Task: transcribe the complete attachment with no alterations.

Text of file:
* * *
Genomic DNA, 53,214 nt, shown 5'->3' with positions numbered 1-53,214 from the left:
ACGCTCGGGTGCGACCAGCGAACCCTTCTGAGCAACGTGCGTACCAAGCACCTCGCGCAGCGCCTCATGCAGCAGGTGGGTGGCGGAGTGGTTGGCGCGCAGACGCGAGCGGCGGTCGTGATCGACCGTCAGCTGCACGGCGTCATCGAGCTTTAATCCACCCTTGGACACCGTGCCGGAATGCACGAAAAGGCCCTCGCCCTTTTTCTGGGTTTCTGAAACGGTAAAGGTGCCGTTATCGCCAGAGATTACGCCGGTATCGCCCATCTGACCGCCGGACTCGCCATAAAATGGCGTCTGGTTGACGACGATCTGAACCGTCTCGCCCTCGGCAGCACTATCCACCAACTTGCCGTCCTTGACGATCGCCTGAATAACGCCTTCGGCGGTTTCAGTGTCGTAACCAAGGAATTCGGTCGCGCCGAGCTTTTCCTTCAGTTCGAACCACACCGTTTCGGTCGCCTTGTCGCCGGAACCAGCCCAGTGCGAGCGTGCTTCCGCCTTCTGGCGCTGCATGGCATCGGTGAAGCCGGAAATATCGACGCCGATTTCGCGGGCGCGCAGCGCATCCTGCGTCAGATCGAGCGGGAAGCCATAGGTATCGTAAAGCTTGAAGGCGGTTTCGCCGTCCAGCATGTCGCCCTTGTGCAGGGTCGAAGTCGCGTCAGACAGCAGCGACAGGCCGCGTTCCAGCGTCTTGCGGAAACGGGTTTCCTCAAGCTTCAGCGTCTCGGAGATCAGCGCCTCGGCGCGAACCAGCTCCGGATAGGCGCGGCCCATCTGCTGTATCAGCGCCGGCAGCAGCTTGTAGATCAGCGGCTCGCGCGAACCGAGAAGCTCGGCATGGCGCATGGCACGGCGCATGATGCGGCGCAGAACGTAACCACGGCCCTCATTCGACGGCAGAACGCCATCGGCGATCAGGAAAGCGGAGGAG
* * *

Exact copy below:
Genomic DNA, 53,214 nt, shown 5'->3' with positions numbered 1-53,214 from the left:
ACGCTCGGGTGCGACCAGCGAACCCTTCTGAGCAACGTGCGTACCAAGCACCTCGCGCAGCGCCTCATGCAGCAGGTGGGTGGCGGAGTGGTTGGCGCGCAGACGCGAGCGGCGGTCGTGATCGACCGTCAGCTGCACGGCGTCATCGAGCTTTAATCCACCCTTGGACACCGTGCCGGAATGCACGAAAAGGCCCTCGCCCTTTTTCTGGGTTTCTGAAACGGTAAAGGTGCCGTTATCGCCAGAGATTACGCCGGTATCGCCCATCTGACCGCCGGACTCGCCATAAAATGGCGTCTGGTTGACGACGATCTGAACCGTCTCGCCCTCGGCAGCACTATCCACCAACTTGCCGTCCTTGACGATCGCCTGAATAACGCCTTCGGCGGTTTCAGTGTCGTAACCAAGGAATTCGGTCGCGCCGAGCTTTTCCTTCAGTTCGAACCACACCGTTTCGGTCGCCTTGTCGCCGGAACCAGCCCAGTGCGAGCGTGCTTCCGCCTTCTGGCGCTGCATGGCATCGGTGAAGCCGGAAATATCGACGCCGATTTCGCGGGCGCGCAGCGCATCCTGCGTCAGATCGAGCGGGAAGCCATAGGTATCGTAAAGCTTGAAGGCGGTTTCGCCGTCCAGCATGTCGCCCTTGTGCAGGGTCGAAGTCGCGTCAGACAGCAGCGACAGGCCGCGTTCCAGCGTCTTGCGGAAACGGGTTTCCTCAAGCTTCAGCGTCTCGGAGATCAGCGCCTCGGCGCGAACCAGCTCCGGATAGGCGCGGCCCATCTGCTGTATCAGCGCCGGCAGCAGCTTGTAGATCAGCGGCTCGCGCGAACCGAGAAGCTCGGCATGGCGCATGGCACGGCGCATGATGCGGCGCAGAACGTAACCACGGCCCTCATTCGACGGCAGAACGCCATCGGCGATCAGGAAAGCGGAGGAG